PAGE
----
So you’ve spent time learning some arpeggio shapes. Now what?
Arpeggios are a great musical tool that allow you to make melodic statements using harmonic (chordal) information.
When playing over chord changes, using arpeggios is the quickest way to navigate your way around them.
Learn as many shapes and voicings as you can, and plug them into this practice routine, which will help you get from one chord to the next with ease.
When I am practicing, whether reviewing scales, arpeggios and chords to simply keep my chops up, or attempting to get something new under my fingers, I like to practice in a key.
Giving your practice routines a musical context is a smart, practical habit to develop. For those who need a quick music theory review: When you harmonize a major scale, you end up with these chords: I (Major) - ii (minor) - iii (minor) - IV (Major) - V (Major/Dominant) - vi (minor) - vii (diminished).
The distance from one chord to the next gives us the formula for the major scale in increments of whole steps and half steps and is as follows: whole - whole - half - whole - whole - whole - half.
In this lesson, I am going to use six-string arpeggio shapes that are based on the very common barre chord shapes for major, minor, and diminished (Example 1a-1c).
For this arpeggio workout, we will play in the key of G major. Start by ascending the I chord arpeggio, slide up the neck two frets and descend the ii chord arpeggio, then return to the I chord. Ascending the I chord again, when you finish, slide up four frets and descend the iii chord. Continue in this fashion, always starting on the I chord, and coming back via the next chord up in the key (Example 2).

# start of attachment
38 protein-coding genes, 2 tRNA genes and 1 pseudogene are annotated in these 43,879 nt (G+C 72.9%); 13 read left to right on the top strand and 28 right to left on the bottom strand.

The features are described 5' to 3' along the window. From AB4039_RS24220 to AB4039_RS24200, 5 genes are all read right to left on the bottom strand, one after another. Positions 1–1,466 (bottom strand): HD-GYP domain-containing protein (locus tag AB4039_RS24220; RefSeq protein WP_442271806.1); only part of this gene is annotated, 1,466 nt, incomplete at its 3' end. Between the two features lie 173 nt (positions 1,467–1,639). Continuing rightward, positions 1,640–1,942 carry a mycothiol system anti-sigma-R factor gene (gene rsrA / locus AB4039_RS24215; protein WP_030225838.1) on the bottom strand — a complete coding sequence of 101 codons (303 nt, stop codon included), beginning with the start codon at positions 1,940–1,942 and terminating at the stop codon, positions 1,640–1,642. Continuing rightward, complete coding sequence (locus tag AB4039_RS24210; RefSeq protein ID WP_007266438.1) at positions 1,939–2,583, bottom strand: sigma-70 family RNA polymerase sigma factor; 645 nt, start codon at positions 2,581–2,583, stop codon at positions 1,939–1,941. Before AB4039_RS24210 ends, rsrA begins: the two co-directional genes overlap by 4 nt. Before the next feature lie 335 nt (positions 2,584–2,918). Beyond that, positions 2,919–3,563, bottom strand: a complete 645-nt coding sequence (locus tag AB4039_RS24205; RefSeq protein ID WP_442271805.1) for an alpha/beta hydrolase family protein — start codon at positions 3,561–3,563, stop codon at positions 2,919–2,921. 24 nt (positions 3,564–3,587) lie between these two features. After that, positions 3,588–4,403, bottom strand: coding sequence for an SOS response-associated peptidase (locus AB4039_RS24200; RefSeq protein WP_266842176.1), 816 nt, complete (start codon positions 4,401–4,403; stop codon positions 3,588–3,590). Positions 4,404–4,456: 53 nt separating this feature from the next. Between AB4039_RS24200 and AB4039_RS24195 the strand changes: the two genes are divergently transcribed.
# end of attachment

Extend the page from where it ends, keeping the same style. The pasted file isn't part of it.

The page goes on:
Once you have this routine under your fingers, try the same idea, but starting on the ii chord. Ascend the ii chord arpeggio, slide up two frets, and then descend the iii chord arpeggio, return to the ii chord, ascend it again, then slide up three frets to the IV chord, and descend it, and continue in the same fashion as before.
I suggest trying this for all seven chords, then try it out in a few different keys to get used to how the routine falls on the neck for each. This will surely make getting from one chord to another a breeze.
Guitarist Adrian Galysh is a solo artist and education coordinator for Guitar Center Studios. He's the author of the book Progressive Guitar Warmups and Exercises. For more information, visit him at AdrianGalysh.com.